7. Hi, I'm hoping to buy a set of essential watch making tools for servicing mechanical movements. What tools are should I Purchase? I already have a few basics such as spring bar tools, case back knives and an Ultrasonic cleaning bath. I have been repolshing watches for a few years now and have an array of buffing wheels and polishing pastes etc, so I'm just looking at tools that are specific to movement maintenance. I have been looking at a selection or tools on Cousinsuk.com, I am looking to spend around £200 on tools. I have a few specific questions aslo; Is it worth buying a set of 9 bergeon ergonomic screwdrivers, or is it possible to make do with a smaller selection of screwdrivers? And are Bergeon screwdrivers significantly better than A*F Swiss etc. What lubricants and applicators are needed for servicing basic movements (such as ETA, vintage timex etc)? Is it worth investing in Bergeon eyeglasses, over cousins eyeglasses? And would buying a x2.5 and a x10 glass be sufficient? Lastly are there any books that are highly recommended for watch repair? I would really appreciate any advice that you can give.
  8. This survey is about the use of your staking tools and should take you no more than 5 minutes, the link is posted below. This interview is being conducted for my university engineering design course so any input you supply would be greatly appreciated. https://goo.gl/forms/zFa3XYt19rYp8wX63 If you wish to provide more info, especially related to what you like about your staking tool and what you would like to change about it, please comment below. Thank you for your time and participation in our survey.
  9. Here's a picture of me at my school bench. It's crowded. We have, right now, 5 students. We work in a close environment and are constantly engaged in each other's work. Our hallmark is the apron because making parts by hand is often dirty work. I apologize for my less than distinguished pose! (Why can't my pictures be "slimming"!)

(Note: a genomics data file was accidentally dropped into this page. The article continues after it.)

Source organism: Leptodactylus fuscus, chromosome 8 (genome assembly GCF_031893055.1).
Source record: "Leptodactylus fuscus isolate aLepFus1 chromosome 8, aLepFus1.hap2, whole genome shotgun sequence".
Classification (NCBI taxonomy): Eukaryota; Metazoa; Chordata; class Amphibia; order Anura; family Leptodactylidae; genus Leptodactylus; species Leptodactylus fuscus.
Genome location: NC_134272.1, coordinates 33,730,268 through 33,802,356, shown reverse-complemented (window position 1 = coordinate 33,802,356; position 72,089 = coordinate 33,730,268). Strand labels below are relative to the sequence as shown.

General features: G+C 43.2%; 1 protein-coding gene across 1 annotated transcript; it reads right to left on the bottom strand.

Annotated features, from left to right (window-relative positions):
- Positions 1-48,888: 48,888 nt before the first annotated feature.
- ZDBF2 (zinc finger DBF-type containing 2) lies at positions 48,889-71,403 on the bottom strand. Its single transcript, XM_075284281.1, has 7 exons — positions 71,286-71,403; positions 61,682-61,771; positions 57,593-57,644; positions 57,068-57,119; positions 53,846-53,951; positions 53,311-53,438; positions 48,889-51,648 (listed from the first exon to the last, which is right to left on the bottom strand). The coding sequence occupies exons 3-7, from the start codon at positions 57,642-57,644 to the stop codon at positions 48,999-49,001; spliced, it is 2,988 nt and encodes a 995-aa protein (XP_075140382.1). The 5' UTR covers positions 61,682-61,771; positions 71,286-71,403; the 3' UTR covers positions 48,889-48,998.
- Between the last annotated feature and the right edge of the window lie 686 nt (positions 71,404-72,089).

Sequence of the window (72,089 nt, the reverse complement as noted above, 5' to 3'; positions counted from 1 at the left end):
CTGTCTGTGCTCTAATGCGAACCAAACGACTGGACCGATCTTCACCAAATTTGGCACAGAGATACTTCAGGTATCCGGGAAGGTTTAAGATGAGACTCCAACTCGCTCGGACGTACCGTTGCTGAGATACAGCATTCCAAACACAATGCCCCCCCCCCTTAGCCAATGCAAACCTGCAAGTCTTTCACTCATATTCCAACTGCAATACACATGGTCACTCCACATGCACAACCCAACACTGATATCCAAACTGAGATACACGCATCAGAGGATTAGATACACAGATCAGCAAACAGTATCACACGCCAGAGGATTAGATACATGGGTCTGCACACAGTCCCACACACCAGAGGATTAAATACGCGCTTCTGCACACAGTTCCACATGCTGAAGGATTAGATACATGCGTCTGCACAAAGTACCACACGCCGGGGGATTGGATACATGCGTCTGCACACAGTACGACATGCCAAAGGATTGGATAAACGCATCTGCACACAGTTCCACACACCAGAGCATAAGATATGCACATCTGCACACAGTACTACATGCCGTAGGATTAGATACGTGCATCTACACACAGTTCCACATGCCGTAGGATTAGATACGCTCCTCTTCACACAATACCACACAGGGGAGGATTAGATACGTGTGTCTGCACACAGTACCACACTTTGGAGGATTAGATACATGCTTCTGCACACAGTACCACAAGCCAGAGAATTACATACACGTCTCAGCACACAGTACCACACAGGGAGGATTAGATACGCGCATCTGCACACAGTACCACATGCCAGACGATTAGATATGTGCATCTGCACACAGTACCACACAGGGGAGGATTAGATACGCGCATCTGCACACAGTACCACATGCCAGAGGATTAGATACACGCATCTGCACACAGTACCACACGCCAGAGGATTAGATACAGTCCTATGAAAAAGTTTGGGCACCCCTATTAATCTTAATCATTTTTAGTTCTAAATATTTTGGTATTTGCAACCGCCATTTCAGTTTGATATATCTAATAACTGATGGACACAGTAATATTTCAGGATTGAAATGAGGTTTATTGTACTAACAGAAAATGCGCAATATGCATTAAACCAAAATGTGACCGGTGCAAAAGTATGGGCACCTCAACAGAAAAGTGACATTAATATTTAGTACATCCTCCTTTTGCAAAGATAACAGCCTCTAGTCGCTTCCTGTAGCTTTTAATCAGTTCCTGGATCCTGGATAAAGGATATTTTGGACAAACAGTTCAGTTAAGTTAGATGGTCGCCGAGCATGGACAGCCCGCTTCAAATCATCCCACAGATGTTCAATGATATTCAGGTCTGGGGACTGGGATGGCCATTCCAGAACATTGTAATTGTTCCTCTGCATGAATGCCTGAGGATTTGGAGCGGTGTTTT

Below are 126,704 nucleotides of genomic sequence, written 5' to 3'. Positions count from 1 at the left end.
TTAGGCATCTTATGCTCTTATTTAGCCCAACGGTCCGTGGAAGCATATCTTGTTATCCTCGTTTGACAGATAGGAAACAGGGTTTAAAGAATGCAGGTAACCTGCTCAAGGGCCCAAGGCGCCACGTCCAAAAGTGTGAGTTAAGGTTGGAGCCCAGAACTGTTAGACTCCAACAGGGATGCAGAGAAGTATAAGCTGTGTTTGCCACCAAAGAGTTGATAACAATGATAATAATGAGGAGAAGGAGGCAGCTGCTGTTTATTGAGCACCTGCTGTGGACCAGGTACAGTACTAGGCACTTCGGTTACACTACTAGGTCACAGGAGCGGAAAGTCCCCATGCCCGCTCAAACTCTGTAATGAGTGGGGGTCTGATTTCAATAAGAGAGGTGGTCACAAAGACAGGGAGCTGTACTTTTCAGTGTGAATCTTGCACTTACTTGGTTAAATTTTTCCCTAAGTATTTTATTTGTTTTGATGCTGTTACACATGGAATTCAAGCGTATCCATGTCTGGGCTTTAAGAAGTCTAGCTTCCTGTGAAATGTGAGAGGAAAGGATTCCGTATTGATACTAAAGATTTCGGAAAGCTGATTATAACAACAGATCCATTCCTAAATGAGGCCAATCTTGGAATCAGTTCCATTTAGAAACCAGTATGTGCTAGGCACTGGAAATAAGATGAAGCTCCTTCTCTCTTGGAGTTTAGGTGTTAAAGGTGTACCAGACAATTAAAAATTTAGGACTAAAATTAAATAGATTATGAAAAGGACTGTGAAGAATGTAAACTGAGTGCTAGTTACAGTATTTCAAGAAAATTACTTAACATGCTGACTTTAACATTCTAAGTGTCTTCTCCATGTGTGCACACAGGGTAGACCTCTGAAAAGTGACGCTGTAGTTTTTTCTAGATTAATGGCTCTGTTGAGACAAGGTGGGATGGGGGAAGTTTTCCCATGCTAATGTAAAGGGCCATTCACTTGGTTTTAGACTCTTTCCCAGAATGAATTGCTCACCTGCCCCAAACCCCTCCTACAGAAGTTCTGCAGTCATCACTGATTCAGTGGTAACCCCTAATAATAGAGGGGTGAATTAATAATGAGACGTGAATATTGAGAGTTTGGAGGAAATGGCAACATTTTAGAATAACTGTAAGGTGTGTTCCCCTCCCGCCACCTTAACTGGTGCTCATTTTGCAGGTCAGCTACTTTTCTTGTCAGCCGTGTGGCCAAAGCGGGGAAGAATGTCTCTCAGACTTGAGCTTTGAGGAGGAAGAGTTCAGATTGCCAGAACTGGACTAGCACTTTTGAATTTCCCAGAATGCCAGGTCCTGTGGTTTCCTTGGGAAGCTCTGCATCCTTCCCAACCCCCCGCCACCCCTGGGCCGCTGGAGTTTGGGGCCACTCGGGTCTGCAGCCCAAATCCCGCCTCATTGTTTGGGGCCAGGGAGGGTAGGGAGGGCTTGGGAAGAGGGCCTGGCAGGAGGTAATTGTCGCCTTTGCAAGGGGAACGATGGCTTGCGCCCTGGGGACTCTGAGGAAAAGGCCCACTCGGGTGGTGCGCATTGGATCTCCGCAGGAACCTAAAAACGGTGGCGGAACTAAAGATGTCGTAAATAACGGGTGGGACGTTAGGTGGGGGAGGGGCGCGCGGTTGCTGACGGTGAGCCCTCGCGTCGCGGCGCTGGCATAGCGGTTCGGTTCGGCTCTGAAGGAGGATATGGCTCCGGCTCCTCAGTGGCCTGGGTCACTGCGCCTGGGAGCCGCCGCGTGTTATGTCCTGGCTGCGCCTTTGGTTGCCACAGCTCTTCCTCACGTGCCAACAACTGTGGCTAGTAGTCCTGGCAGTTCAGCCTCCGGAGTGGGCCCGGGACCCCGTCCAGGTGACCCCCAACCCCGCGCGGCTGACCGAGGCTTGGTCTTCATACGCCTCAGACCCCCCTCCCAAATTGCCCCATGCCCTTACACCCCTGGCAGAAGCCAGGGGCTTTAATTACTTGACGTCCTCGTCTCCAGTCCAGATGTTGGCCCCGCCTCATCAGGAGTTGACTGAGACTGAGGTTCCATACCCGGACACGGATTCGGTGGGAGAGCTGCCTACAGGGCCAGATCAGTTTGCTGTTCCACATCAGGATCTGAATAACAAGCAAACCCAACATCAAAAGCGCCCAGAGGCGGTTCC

10. This is my second installment of my experience of watchmaking school. I am entering my 4th week of school. The way ahead still seems long and full of possible obstacles. It is hard to imagine that there will ever come a time when I can begin to think of myself as a watchmaker. I have been watching my instructor and fellow students who are farther along. I've also watched many videos of watchmakers with almost a lifetime of service and I think that I may never come close to them. Perhaps it's best to say, following the family motto of the great explorer Ernest Shackleton, fortitudine vicimus? As you work in our shop at the York Time Institute you have the feeling of being transported back to earlier era of watchmaking; more like a 19th century apprenticeship than a modern, clean, college of the science of horology. It is certainly not as hygienic as the modern Swiss factory/laboratory (we have two dogs who pay us frequent visits!) but that is probably by intent, for our instructor is, when it comes to watchmaking, in large measure an antiquarian. He loves old tools and techniques and the substrate of our craft: old watches and clocks. I find it hard to consider such a love for the old as a defect—like so many modern people do. And, anyway, I've found from experience that familiarity with the old makes for a better understanding of the new when such becomes necessary. For example, I've found an understanding (and fondness for) 19th century classical mathematics of the type found in Whittaker and Watson's A Course in Modern Analysis or Hardy's A Course of Pure Mathematics, has served me well for embracing more modern math which, in spite of its labyrinth of jargon and complex sub-divisions, often seems like a fancy way to swat flies. Ditto computer science. Having, in a sense, gotten in on the ground floor, there are some concepts which I naturally understand. So it seems to me that it is always possible to use to old as a springboard to the new whereas learning the new without reference to the old is like building a scaffold in the air. I also accompany our instructor on house calls. Last week we visited two homes to repair grandfather clocks. It’s good experience towards dealing with customers in their homes. This is real apprenticeship, though we don’t call it that. In fact, we do have apprentices but they’re far more advanced than I am. Perhaps someday! Since my first week I've been learning and restoring some tools I've acquired. I recently obtained, at a very reasonable price, and 8 mm Boley lathe with a number of accessories in a, once nice, but now dilapidated box. I have almost a complete set of collets and a very nice set of gravers. Most of the restoration will be of the box, which I started on today (Sep. 28). So far it’s looking great. I sanded it and put on a nice stain. Tomorrow I’ll shellac it and repair the inside so that the lathe and its parts and accessories will be neatly stored as they were when it was new. I've also obtained a number of free tools from donations made by people who, learning about our school, have generously given us surplus tools. Some of these have to be refurbished but our instructor, because of his aforementioned love of tools, is of immense help. Besides the lathe I have restored staking punches and stumps, a staking anvil, bench blocks, Vernier calipers and a vintage bench micrometer, etc. I am told that I will soon be leaving the “grammar” of tools, their names uses and restoration, to their application or “logic” and that will be the subject of my next installment.